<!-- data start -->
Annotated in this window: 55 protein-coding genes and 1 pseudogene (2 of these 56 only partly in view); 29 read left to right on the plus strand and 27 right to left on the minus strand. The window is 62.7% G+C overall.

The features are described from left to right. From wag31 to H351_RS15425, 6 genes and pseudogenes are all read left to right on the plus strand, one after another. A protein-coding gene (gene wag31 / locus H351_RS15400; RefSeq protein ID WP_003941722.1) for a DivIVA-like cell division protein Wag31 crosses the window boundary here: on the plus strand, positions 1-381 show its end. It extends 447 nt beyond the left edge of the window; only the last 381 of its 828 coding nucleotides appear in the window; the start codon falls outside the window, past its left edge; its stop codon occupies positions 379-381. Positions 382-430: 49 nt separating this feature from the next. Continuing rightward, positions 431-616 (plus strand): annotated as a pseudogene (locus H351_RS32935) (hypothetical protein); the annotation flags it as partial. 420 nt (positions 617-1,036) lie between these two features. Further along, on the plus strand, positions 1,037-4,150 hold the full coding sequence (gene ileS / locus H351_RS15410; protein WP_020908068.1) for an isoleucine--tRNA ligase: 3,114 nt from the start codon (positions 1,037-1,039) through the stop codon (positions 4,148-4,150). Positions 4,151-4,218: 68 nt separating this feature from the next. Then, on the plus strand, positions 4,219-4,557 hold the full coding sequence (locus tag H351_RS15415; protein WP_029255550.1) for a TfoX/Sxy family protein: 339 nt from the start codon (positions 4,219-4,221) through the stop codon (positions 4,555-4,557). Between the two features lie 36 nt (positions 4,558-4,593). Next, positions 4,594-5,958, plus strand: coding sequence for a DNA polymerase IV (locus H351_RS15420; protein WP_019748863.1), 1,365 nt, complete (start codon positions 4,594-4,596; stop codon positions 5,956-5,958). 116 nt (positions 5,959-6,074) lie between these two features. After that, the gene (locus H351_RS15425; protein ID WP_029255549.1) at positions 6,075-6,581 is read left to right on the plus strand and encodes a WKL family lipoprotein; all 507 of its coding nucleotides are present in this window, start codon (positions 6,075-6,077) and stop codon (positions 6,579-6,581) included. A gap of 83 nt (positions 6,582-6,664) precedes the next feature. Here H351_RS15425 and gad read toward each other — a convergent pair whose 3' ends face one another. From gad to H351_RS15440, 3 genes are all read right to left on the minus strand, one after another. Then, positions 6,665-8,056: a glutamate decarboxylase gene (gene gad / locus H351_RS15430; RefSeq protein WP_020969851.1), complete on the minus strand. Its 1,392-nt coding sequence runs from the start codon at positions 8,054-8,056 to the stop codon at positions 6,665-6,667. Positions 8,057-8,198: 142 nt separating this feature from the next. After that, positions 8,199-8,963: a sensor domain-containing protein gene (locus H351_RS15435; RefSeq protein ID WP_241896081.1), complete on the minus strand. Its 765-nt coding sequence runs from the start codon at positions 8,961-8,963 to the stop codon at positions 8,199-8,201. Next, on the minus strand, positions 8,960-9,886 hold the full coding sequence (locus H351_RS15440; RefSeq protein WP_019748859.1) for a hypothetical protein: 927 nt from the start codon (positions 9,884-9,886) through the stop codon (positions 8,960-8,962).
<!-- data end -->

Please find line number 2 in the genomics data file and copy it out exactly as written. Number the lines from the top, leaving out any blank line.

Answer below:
The features are described from left to right. From wag31 to H351_RS15425, 6 genes and pseudogenes are all read left to right on the plus strand, one after another. A protein-coding gene (gene wag31 / locus H351_RS15400; RefSeq protein ID WP_003941722.1) for a DivIVA-like cell division protein Wag31 crosses the window boundary here: on the plus strand, positions 1-381 show its end. It extends 447 nt beyond the left edge of the window; only the last 381 of its 828 coding nucleotides appear in the window; the start codon falls outside the window, past its left edge; its stop codon occupies positions 379-381. Positions 382-430: 49 nt separating this feature from the next. Continuing rightward, positions 431-616 (plus strand): annotated as a pseudogene (locus H351_RS32935) (hypothetical protein); the annotation flags it as partial. 420 nt (positions 617-1,036) lie between these two features. Further along, on the plus strand, positions 1,037-4,150 hold the full coding sequence (gene ileS / locus H351_RS15410; protein WP_020908068.1) for an isoleucine--tRNA ligase: 3,114 nt from the start codon (positions 1,037-1,039) through the stop codon (positions 4,148-4,150). Positions 4,151-4,218: 68 nt separating this feature from the next. Then, on the plus strand, positions 4,219-4,557 hold the full coding sequence (locus tag H351_RS15415; protein WP_029255550.1) for a TfoX/Sxy family protein: 339 nt from the start codon (positions 4,219-4,221) through the stop codon (positions 4,555-4,557). Between the two features lie 36 nt (positions 4,558-4,593). Next, positions 4,594-5,958, plus strand: coding sequence for a DNA polymerase IV (locus H351_RS15420; protein WP_019748863.1), 1,365 nt, complete (start codon positions 4,594-4,596; stop codon positions 5,956-5,958). 116 nt (positions 5,959-6,074) lie between these two features. After that, the gene (locus H351_RS15425; protein ID WP_029255549.1) at positions 6,075-6,581 is read left to right on the plus strand and encodes a WKL family lipoprotein; all 507 of its coding nucleotides are present in this window, start codon (positions 6,075-6,077) and stop codon (positions 6,579-6,581) included. A gap of 83 nt (positions 6,582-6,664) precedes the next feature. Here H351_RS15425 and gad read toward each other — a convergent pair whose 3' ends face one another. From gad to H351_RS15440, 3 genes are all read right to left on the minus strand, one after another. Then, positions 6,665-8,056: a glutamate decarboxylase gene (gene gad / locus H351_RS15430; RefSeq protein WP_020969851.1), complete on the minus strand. Its 1,392-nt coding sequence runs from the start codon at positions 8,054-8,056 to the stop codon at positions 6,665-6,667. Positions 8,057-8,198: 142 nt separating this feature from the next. After that, positions 8,199-8,963: a sensor domain-containing protein gene (locus H351_RS15435; RefSeq protein ID WP_241896081.1), complete on the minus strand. Its 765-nt coding sequence runs from the start codon at positions 8,961-8,963 to the stop codon at positions 8,199-8,201. Next, on the minus strand, positions 8,960-9,886 hold the full coding sequence (locus H351_RS15440; RefSeq protein WP_019748859.1) for a hypothetical protein: 927 nt from the start codon (positions 9,884-9,886) through the stop codon (positions 8,960-8,962).